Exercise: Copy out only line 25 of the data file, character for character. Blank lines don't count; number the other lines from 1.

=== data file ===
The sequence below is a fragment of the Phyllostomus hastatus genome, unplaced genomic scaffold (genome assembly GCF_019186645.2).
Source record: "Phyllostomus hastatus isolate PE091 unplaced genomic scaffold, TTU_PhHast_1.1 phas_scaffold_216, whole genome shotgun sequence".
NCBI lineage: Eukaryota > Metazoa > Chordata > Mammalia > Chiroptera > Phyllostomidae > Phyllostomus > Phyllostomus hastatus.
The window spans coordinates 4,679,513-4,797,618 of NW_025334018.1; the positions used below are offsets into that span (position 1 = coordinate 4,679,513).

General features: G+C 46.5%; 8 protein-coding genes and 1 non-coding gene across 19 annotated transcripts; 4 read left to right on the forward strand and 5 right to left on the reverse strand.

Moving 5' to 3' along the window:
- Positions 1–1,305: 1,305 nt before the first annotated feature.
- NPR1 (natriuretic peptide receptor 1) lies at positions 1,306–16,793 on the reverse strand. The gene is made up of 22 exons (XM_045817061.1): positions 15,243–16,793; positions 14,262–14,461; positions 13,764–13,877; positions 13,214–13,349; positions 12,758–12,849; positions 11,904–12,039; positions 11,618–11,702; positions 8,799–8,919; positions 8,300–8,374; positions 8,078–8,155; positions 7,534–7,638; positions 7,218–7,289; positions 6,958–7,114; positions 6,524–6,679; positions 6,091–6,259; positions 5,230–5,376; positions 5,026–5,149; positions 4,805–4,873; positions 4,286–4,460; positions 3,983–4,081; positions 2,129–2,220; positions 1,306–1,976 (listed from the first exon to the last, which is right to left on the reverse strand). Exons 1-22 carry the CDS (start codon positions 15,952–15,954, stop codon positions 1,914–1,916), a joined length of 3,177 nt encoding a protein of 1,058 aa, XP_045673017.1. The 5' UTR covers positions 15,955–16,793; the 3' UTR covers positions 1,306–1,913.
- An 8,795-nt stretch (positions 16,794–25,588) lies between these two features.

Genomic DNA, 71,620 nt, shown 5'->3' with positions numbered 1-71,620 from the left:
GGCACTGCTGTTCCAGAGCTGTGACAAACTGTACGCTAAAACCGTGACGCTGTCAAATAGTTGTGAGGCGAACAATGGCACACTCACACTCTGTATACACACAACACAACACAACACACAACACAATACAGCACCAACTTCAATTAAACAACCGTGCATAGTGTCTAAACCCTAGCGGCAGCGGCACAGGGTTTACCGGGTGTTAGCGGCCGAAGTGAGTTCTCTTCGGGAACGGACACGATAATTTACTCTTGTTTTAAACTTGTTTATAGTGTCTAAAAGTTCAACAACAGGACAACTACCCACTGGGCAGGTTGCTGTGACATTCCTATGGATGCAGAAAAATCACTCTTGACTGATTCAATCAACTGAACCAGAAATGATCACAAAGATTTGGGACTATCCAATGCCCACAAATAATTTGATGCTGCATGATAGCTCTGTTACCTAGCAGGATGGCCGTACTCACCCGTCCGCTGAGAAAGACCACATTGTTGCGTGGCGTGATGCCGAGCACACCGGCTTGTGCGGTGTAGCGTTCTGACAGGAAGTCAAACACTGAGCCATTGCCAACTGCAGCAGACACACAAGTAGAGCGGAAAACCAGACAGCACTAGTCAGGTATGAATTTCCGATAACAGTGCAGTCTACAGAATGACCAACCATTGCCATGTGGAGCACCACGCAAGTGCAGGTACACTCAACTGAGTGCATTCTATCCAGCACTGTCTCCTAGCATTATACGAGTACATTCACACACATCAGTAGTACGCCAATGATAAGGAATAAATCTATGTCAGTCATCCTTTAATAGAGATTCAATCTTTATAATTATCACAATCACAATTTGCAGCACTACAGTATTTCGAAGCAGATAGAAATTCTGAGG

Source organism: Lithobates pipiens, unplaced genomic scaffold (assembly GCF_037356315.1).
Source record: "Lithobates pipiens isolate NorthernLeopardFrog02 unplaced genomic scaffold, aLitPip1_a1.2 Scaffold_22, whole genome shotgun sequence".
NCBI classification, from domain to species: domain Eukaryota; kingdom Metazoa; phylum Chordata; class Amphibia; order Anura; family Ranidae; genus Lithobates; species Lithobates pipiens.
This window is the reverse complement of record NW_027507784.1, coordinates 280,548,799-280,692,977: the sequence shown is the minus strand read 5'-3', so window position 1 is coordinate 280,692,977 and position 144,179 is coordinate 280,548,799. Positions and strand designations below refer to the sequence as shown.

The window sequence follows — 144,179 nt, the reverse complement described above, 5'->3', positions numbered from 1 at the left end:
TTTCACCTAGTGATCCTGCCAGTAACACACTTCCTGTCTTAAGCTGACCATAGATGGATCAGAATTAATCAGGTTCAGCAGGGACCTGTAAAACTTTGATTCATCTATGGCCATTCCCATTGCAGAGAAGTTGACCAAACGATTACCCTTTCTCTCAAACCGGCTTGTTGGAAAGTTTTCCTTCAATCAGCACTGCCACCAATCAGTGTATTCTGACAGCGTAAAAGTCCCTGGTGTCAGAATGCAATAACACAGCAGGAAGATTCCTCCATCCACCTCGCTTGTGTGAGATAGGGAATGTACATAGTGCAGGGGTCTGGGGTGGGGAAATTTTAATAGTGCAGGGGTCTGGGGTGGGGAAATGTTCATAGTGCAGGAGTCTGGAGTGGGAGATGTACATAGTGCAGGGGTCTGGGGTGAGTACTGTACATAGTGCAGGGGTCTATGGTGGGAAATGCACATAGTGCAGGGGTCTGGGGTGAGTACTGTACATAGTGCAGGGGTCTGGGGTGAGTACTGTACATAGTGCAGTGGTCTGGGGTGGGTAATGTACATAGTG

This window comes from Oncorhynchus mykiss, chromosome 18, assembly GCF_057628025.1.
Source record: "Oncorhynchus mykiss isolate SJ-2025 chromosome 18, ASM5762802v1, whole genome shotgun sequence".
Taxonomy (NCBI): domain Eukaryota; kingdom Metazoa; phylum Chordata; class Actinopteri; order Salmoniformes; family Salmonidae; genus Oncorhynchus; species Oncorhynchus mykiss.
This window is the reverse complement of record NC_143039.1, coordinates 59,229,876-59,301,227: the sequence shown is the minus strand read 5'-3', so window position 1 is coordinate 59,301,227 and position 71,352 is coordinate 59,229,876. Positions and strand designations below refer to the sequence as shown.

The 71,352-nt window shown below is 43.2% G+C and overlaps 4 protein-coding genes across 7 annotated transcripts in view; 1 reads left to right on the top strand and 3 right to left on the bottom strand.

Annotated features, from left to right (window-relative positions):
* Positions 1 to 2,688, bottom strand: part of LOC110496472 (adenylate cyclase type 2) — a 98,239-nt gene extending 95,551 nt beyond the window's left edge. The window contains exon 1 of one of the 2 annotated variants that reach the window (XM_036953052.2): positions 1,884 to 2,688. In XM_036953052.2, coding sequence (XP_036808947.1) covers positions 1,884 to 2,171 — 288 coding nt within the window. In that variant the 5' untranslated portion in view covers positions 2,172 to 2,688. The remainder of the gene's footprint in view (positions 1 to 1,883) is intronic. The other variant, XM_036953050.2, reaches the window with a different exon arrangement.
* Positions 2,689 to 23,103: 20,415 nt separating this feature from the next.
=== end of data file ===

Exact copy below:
* Positions 2,689 to 23,103: 20,415 nt separating this feature from the next.